Q2 delivers highest ever dividend payouts from UK plc

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British firms paid out a bumper £25bn in dividends in the three months to the end of June, the largest ever quarterly payment by UK firms to investors.

During the secind quarter, UK plc rewarded shareholders with £25.3bn in gross dividends, a rise of £1.8bn, or 7.6 per cent from the same period a year ago according to the latest Capita UK Dividend Monitor.

This follows a first quarter where when dividends had fallen by a quarter to £14.1bn. Despite the heavy payday, Capita has revised down its forecast for the full year’s dividend total, estimating that 2013’s total dividend payouts will be £81.4bn, 1.1 per cent ahead of 2012’s total.

The second quarter enjoyed a flurry of special dividend payments, contributing £1.2bn to the quarterly total but they fell short of the total in the same period last year when they totalled £1.5bn.

Overall Capita has recorded a lower rate of ‘special’ dividend payouts to date, in comparison to the first six months of 2012.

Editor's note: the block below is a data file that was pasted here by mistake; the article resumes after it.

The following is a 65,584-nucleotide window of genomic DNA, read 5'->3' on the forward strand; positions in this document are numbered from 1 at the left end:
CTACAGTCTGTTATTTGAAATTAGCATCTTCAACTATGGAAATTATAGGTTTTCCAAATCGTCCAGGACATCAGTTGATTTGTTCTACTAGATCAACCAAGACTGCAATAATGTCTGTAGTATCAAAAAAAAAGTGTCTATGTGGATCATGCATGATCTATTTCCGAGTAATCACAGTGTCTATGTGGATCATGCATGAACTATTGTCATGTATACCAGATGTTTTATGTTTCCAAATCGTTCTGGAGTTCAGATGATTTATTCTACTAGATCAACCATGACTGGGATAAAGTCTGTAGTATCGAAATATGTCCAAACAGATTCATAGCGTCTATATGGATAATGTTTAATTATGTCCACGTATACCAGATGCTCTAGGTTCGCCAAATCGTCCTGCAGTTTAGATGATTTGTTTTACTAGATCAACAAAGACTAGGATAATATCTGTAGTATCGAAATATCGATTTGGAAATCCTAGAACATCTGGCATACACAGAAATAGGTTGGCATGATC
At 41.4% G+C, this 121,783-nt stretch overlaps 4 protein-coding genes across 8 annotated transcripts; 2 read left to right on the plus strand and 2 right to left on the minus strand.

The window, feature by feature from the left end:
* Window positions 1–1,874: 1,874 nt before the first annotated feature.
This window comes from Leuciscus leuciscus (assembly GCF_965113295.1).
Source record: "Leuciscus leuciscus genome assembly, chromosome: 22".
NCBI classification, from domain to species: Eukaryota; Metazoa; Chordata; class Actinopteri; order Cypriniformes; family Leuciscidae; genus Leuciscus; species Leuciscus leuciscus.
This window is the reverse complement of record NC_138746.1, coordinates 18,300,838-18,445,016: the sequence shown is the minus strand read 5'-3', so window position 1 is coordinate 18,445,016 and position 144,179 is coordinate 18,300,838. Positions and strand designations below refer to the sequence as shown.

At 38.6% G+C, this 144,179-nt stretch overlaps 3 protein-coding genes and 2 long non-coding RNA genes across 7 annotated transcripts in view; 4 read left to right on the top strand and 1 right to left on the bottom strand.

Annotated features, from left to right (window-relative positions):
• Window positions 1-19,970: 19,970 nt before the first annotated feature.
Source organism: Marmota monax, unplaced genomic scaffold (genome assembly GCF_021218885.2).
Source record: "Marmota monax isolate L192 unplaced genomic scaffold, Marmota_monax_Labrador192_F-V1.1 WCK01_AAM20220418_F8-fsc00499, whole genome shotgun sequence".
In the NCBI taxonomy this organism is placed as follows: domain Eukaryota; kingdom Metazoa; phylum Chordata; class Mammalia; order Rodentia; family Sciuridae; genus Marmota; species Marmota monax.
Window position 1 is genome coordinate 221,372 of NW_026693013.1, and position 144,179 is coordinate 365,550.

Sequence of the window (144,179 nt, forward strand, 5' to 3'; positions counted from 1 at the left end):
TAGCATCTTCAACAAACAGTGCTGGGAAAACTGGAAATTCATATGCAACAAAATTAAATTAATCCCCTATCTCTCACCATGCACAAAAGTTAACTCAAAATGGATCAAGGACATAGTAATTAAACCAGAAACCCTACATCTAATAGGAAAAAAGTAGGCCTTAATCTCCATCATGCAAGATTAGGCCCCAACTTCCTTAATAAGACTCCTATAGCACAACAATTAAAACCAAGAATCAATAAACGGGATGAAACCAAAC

The second and third quarters are the most important for income investors in equities; during this period around three fifths of dividends are paid out by UK firms. The pharmaceutical sector was the worst payer over the second quarter while the mining sector provided the lion’s share. FTSE 100 listed group, Antofagasta, for example paid out £502m.

Some 246 companies paid a dividend in the second quarter while 193 increased or started payments, while only 33 cut or cancelled them.

Capita Registrars chief executive Justin Cooper says: “In the second quarter, underlying growth in dividends was faster but not fast enough to break the weaker trend we spotted early in 2012, and we have trimmed our underlying forecast a touch, though investors can be reassured that growth is still healthy.

“Indeed, we have upgraded slightly our headline forecast for dividend income this year, mainly for technical reasons, despite a fractionally slower underlying picture.”

Adrian Lowcock senior investment manager at Hargreaves Lansdown says: ”In the current climate it is challenging enough to find an investment which pays out an income above inflation, let alone finding one where the income paid can also grow above inflation. 

“Dividend growth needs underlying economic growth and British companies are able to  generate their profits from across the global and therefore have access to those regions that are growing.”